More years ago than I like to think, I was born right here in Canada. Both my parents were born here, as well, in the mid-teens of the twentieth century. Before them, in the waning years of the nineteenth century, their parents were also born here—making me a third-generation, native-born Canadian.
When I hearken back to the fourth generation of my predecessors, however, I encounter people I never knew—my great-grandparents, people who were not born in Canada. Their surnames, patronyms from eight separate families, give some clues as to their country of origin.
On my maternal side four generations ago, a female McDonald married a male McKinnon, and a female Duck married a male Roche. Some years later, a female McKinnon would marry a male Roche, thereby positioning themselves to eventually become my grandparents.
On my paternal side in that same generation, a female O’Dell married a male Smyth, and a female Thompson married a male Burt. Much later, a female Smyth would marry a male Burt, thus also setting themselves up to become my grandparents.
That last surname, of course, was passed down the patriarchal lineage to me, the first-born grandchild on both sides, when a female Roche, my mother, married a male Burt, my father.
All eight of my great-grandparents’ families, so far as I know, hailed originally from the United Kingdom or northern Europe. But there were more differences among them in the beginning than similarities. The eight who became my great-grandparents were born in Scotland, France, Ireland, England, or the still-young United States of America, to parents whose families were of anglo-, celtic, germanic, and franco- backgrounds. They were schoolteachers and tradesmen, milliners and small business owners, clerks and farmers; they were Presbyterian, Lutheran, Roman Catholic, and Anglican.
Around the middle of the nineteenth century, these eight people emigrated to the new land that would later become Canada, all of them in the company of their own parents—sixteen people of whom I have no knowledge. Although all arrived directly from their respective homelands, the two born in America were known thereafter as United Empire Loyalists, for having returned north to the British sphere of influence.
After settling in this new land, and marrying as I have described above, each of the four new couples, none of whom knew each other, settled in what was then Upper Canada—which became the province of Ontario after Confederation in 1867—living in what is now Perth County, the Niagara Region, and Toronto. Each couple began their own families, spawning eighteen children who survived to adulthood, among whom were my grandparents.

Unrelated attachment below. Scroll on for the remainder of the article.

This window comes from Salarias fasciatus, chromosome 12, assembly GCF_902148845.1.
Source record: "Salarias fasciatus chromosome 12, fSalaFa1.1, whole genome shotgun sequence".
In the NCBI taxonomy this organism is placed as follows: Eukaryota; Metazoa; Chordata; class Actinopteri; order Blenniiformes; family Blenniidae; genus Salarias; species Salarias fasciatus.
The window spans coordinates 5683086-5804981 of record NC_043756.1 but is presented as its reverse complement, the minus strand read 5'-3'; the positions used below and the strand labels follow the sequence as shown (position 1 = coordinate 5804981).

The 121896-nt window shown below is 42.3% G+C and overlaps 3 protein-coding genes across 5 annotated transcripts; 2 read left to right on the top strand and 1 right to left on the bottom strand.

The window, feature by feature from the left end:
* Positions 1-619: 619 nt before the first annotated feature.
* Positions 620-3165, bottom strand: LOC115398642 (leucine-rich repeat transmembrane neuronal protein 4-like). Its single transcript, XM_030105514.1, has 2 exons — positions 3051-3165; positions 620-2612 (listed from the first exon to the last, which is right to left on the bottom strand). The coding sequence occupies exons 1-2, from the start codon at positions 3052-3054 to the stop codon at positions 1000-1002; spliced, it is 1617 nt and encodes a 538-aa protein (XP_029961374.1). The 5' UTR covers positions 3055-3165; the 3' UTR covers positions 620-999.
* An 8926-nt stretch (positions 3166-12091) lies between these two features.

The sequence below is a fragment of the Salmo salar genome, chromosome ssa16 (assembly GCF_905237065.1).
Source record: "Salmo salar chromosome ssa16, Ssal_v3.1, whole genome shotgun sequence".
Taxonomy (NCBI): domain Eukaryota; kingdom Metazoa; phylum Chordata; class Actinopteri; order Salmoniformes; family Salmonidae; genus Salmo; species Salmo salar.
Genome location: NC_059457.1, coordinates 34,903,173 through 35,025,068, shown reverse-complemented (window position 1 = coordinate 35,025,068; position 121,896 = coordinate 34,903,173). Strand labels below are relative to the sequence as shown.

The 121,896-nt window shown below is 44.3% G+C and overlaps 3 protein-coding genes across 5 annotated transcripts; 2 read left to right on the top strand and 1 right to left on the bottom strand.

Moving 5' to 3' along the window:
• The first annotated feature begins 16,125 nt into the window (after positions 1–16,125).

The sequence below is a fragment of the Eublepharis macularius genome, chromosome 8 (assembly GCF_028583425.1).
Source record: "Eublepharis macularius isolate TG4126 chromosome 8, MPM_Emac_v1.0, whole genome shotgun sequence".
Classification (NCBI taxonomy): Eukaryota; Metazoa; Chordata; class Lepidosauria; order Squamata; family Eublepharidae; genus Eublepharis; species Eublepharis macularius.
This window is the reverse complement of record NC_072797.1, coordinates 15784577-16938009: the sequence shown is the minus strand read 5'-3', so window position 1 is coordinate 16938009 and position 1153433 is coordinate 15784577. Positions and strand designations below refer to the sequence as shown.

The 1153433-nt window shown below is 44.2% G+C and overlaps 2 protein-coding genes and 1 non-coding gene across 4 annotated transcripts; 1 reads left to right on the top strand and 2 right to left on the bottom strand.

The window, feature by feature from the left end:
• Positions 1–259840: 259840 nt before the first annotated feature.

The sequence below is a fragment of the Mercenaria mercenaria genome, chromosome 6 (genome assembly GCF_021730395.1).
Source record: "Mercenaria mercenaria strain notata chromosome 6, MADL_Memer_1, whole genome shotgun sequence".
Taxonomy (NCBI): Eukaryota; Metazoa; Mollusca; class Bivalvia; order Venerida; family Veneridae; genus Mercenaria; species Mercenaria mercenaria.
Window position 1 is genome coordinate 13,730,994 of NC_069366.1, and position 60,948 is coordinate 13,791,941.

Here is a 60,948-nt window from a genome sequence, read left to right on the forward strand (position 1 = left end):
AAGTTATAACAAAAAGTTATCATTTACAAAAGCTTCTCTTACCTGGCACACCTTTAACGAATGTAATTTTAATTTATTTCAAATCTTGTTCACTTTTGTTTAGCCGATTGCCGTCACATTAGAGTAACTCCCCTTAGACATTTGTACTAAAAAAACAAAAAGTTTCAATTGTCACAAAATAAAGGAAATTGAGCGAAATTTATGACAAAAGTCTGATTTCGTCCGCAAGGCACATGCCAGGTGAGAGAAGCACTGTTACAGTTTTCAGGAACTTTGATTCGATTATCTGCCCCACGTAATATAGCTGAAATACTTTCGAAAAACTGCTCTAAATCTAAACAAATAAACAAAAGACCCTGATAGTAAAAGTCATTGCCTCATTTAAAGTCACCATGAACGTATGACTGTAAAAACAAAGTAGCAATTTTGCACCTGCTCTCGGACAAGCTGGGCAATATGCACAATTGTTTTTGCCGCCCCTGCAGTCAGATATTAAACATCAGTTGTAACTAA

Despite the myriad differences among them—birthplace, ethnic heritage, occupation, religion—there was one striking similarity; every one of them was white. None of them were slaveowners, of course, that practice having been constrained by the Act to Limit Slavery in Upper Canada, and abolished outright in 1833. Nor were they members of the wealthy, landed gentry, the people who came to govern the land in a fashion modelled after the British parliament.
Rather, they were part of the faceless but industrious wave of immigrants who bent their efforts to making a modest place for themselves in their new home. Although my great-grandfathers had the right to vote from the time they arrived, it was not until 1917 that my great-grandmothers were legally able to vote provincially, and 1918 before they could do so federally.
In fact, though, some of them would have waited even longer because of their husbands’ unwillingness to allow them the opportunity (male primacy). I imagine one or two might have passed away without ever having exercised that right.
Although I recognize the kinship I have with my four great-grandfathers, I fear I would not like them (if I could travel back in time), because the values and attitudes they espoused—in keeping with prevailing mores of that period, to be sure—would be in stark contrast to my own, cultivated and nurtured by a more enlightened era.
Still and all, without those women and men, I would not be here to reflect on the lives they lived. So I try to honour them for their fortitude and perseverance, and celebrate them for the genetic legacy they passed down through three generations to my mother and father.
Across all those years, bearing all those names, eight people became four couples, who produced four people who became two couples, who produced my parents, who produced me.
And now I, having long ago become a couple with my wife, have produced two children who became couples, who have produced our five grandchildren—extending us now to six generations. None of my grandchildren has yet become part of a couple, but if family history is any indicator, they will, I’m sure.
The joining of eight families here in Canada, four generations ago, an intricate dance that began circa 1840, has lasted into 2020, 180 years in all.
And the beat goes steadily on.